Previous Parent Of The Year Awardees.
Dear Principal:
It's time for the 4th annual Parent of the Year Award sponsored by The Black Star Project.  This award is an opportunity for your school to acknowledge parents for doing their most important work. 
Recognizing outstanding parents encourages other parents to be more actively engaged in their children's education.
Please use the 2 forms at the links below to rank your candidates, and submit your school's nominee for Parent of the Year Award.
Ranking Form for Black Star Parent of the Year 2013:
1)    Select and rank 10 parents from your school using criteria on Ranking Form.
2)    Total  each parent's score.
Selection Form for Parent of the Year 2013 Nominee:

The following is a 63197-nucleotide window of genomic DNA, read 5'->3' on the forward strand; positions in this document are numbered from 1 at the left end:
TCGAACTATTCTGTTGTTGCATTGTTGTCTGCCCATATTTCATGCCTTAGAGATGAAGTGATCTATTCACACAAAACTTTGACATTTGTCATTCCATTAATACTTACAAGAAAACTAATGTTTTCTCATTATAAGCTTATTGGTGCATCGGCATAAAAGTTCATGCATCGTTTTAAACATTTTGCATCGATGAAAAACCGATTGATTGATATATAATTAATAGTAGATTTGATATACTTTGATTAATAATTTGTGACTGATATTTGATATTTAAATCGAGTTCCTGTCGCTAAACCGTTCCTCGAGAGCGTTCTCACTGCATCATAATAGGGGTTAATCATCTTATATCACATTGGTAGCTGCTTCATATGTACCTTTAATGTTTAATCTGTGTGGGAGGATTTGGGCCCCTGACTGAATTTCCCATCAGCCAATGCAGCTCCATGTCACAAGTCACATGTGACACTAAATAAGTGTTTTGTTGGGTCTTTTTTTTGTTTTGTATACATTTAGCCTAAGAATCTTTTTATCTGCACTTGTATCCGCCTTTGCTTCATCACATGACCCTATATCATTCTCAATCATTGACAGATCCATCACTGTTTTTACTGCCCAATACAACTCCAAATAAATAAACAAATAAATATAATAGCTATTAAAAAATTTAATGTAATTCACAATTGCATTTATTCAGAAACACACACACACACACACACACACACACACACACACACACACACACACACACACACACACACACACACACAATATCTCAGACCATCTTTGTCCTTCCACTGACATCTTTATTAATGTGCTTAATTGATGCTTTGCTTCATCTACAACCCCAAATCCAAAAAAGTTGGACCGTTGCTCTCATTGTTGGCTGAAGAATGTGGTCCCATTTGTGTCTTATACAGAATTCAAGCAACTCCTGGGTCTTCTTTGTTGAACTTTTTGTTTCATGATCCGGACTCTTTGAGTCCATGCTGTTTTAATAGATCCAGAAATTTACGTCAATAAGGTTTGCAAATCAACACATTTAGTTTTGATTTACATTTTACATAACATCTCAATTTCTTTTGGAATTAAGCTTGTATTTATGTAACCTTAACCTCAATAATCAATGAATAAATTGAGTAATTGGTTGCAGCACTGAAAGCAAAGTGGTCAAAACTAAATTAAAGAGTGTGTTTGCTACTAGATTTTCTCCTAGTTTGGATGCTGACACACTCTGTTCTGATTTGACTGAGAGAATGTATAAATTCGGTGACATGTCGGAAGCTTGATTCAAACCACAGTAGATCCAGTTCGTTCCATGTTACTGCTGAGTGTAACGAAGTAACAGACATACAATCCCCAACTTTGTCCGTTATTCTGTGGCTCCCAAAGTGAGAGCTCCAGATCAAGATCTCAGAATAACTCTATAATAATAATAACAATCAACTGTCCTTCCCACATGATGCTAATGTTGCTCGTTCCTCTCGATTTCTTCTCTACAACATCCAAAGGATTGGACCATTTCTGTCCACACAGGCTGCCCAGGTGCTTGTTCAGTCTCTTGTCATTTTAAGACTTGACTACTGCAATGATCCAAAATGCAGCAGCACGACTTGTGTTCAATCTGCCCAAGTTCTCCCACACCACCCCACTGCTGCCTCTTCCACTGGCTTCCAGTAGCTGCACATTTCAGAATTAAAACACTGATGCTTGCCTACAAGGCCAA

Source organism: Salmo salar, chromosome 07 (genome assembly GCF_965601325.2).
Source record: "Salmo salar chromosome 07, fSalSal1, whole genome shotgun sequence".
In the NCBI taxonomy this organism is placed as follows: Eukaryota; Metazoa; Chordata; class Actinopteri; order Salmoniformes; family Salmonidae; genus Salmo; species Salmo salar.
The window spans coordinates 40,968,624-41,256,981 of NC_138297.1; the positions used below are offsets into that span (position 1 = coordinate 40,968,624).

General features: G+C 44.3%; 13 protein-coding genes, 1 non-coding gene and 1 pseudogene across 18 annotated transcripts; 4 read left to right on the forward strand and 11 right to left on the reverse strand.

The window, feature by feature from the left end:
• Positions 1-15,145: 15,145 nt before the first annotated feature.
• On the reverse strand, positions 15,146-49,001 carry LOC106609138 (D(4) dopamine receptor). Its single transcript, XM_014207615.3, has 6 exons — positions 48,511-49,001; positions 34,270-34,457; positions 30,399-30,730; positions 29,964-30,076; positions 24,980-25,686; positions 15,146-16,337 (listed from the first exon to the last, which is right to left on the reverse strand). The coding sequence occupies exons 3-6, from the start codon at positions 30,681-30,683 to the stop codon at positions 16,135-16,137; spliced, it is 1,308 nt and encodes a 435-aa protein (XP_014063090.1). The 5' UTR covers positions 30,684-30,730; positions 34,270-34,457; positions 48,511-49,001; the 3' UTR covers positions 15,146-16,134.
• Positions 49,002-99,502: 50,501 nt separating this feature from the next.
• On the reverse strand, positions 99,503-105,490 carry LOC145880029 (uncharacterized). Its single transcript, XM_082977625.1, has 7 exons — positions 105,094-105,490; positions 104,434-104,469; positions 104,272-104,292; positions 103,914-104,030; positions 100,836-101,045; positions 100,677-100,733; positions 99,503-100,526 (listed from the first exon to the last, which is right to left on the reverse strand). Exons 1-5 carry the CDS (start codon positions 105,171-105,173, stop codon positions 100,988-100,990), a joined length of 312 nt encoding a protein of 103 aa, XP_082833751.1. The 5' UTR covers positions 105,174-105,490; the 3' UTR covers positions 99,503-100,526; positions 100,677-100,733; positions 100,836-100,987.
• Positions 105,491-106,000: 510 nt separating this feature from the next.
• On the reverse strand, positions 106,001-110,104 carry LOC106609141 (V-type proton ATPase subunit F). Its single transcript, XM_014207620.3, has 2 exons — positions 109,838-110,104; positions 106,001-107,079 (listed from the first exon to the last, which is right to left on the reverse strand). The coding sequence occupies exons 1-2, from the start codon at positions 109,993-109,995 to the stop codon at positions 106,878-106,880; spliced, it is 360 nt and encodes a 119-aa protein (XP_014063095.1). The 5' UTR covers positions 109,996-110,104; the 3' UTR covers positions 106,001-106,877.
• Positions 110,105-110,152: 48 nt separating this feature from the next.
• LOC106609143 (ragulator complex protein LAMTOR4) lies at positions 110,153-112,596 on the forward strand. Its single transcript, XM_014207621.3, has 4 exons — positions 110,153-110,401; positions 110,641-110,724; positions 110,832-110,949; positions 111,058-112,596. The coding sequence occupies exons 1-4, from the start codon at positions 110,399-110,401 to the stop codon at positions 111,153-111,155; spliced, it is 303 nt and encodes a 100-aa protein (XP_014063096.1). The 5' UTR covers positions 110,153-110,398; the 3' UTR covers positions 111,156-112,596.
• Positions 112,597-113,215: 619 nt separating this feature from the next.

1)    Fill out short Selection Form with basic data on highest scoring parent
2)    Include brief statement about the parent's contribution to your school and/or to his/her child's education. (optional).
Please mail your school's Selection Form for Parent of the Year Award to The Black Star Project, 3509 South King Drive, Suite 2B, Chicago, Illinois 60653 or fax it to us at (773) 285-9602 (and call (773) 285- 9600 to confirm receipt), or scan and email it to nathan@blackstarproject.org
Please return Nomination Form ASAP-no later than Friday, May 10, 2013.
Your school will receive a certificate to present to your Black Star Parent Of The Year at your graduation ceremony or during other appropriate occasions.
The Black Star Project offers workshops for your parents through the Toyota/Black Star Parent University. For more information about scheduling these workshops to your school, please call our office at (773) 285-9600.
Thank you for participating in this awards program. With your help we can create 'smart' communities that support students' academic achievement, and physical and emotional well-being by acknowledging the work of parents in their student's academic and social developmental success.